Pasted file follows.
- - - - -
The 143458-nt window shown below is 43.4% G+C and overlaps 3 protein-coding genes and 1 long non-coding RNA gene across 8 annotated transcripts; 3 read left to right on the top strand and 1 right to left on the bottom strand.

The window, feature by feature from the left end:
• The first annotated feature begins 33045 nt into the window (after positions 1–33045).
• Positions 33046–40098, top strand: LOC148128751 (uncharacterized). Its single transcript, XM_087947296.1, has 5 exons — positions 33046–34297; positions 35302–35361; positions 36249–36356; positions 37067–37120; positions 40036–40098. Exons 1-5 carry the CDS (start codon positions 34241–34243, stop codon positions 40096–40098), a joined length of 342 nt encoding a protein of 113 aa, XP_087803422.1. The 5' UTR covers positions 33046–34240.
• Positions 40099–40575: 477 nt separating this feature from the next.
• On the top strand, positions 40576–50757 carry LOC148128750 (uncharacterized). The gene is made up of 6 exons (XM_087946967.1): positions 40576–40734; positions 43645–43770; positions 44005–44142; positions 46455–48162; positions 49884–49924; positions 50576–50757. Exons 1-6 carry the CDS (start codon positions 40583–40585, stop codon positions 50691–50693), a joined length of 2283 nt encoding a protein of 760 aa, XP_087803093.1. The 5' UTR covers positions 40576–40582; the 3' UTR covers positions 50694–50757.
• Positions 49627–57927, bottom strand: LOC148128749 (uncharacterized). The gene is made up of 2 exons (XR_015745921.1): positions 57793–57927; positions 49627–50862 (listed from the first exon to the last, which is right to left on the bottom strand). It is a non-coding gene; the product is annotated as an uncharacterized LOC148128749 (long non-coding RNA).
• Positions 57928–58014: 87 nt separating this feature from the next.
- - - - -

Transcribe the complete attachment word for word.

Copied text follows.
The 143458-nt window shown below is 43.4% G+C and overlaps 3 protein-coding genes and 1 long non-coding RNA gene across 8 annotated transcripts; 3 read left to right on the top strand and 1 right to left on the bottom strand.

The window, feature by feature from the left end:
• The first annotated feature begins 33045 nt into the window (after positions 1–33045).
• Positions 33046–40098, top strand: LOC148128751 (uncharacterized). Its single transcript, XM_087947296.1, has 5 exons — positions 33046–34297; positions 35302–35361; positions 36249–36356; positions 37067–37120; positions 40036–40098. Exons 1-5 carry the CDS (start codon positions 34241–34243, stop codon positions 40096–40098), a joined length of 342 nt encoding a protein of 113 aa, XP_087803422.1. The 5' UTR covers positions 33046–34240.
• Positions 40099–40575: 477 nt separating this feature from the next.
• On the top strand, positions 40576–50757 carry LOC148128750 (uncharacterized). The gene is made up of 6 exons (XM_087946967.1): positions 40576–40734; positions 43645–43770; positions 44005–44142; positions 46455–48162; positions 49884–49924; positions 50576–50757. Exons 1-6 carry the CDS (start codon positions 40583–40585, stop codon positions 50691–50693), a joined length of 2283 nt encoding a protein of 760 aa, XP_087803093.1. The 5' UTR covers positions 40576–40582; the 3' UTR covers positions 50694–50757.
• Positions 49627–57927, bottom strand: LOC148128749 (uncharacterized). The gene is made up of 2 exons (XR_015745921.1): positions 57793–57927; positions 49627–50862 (listed from the first exon to the last, which is right to left on the bottom strand). It is a non-coding gene; the product is annotated as an uncharacterized LOC148128749 (long non-coding RNA).
• Positions 57928–58014: 87 nt separating this feature from the next.